Nations, conglomerates, and empires : the tradeoff between income and sovereignty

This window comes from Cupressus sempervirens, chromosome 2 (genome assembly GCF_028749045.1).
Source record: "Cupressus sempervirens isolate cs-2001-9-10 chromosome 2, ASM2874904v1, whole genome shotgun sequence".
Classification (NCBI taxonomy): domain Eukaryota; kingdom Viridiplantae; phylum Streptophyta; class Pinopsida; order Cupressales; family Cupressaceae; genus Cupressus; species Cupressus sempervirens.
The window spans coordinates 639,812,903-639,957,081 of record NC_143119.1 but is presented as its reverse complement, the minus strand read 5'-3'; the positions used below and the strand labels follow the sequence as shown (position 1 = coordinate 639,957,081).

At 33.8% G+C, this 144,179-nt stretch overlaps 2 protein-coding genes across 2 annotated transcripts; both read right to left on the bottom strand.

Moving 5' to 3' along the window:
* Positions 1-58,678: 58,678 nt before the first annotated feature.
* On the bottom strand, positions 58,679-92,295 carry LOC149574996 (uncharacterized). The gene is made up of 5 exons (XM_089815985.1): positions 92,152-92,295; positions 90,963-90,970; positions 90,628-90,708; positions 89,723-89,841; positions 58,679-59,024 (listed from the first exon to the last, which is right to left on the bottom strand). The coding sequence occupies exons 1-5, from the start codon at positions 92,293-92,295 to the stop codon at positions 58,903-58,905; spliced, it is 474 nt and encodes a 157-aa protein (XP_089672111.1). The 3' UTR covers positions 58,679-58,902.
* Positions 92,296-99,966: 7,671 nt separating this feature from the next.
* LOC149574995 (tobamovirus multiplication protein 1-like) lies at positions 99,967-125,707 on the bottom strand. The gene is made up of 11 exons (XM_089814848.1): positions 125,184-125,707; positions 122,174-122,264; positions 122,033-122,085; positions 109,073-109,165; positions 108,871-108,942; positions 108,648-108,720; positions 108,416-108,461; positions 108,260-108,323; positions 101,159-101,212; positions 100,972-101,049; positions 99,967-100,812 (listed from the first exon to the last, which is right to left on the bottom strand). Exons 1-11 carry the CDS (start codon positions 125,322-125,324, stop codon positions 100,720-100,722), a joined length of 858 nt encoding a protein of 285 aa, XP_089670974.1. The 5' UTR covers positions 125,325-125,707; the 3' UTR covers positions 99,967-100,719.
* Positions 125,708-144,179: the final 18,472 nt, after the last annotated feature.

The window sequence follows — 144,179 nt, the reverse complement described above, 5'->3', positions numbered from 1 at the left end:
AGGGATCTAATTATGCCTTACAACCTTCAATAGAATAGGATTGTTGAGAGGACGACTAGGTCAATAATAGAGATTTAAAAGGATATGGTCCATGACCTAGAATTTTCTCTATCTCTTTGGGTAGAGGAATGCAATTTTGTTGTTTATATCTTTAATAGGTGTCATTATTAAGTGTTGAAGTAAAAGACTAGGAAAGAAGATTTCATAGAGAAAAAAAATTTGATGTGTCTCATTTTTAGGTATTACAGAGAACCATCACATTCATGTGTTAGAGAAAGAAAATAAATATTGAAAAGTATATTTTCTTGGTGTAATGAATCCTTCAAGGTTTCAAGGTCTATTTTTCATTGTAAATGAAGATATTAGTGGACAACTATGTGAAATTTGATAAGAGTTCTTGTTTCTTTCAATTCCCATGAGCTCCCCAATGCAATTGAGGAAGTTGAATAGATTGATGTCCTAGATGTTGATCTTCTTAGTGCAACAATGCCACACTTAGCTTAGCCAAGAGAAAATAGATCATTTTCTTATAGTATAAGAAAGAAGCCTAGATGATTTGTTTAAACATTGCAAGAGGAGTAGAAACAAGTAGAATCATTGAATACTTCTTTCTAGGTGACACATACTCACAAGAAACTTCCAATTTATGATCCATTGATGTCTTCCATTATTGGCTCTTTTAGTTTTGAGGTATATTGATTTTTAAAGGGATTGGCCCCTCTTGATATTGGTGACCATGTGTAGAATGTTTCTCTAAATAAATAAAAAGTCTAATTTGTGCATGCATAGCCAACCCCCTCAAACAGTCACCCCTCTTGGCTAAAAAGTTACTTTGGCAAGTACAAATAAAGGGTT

One of the apparent inconsistencies in the breakup of multinational states is that, while the republics justified their decision by claiming they wanted increased sovereignty, the new states'strong desire to join the European Union shows their intention to dissipate this sovereignty. How can the two desires be reconciled? The author explains that full sovereignty is neither reachable nor desirable for most countries. Economic sovereignty is normally limited in key areas: exchange rate policy, trade policy, labor and banking regulations, and so on. There is a tradeoff curve between sovereignty and income. The author tests the following premises: a) larger countries (measured by GDP) are more sovereign; and b) countries with abundant natural resources or skilled workers as well as democratic countries tend to be more integrated. The author finds a statistically strong impact of per capita wealth and democracy on international integration. The effect of country size is weaker. The author discusses why different countries may wish to form conglomerates. He finds that the willingness to join conglomerates is greater for countries that are relatively poor and for democracies. The country size effect is U shaped. The key gain from independence for the relatively rich republics that were former members of the Communist conglomerates was not the economic sovereignty in itself but the ability to switch from a poor to a rich conglomerate.
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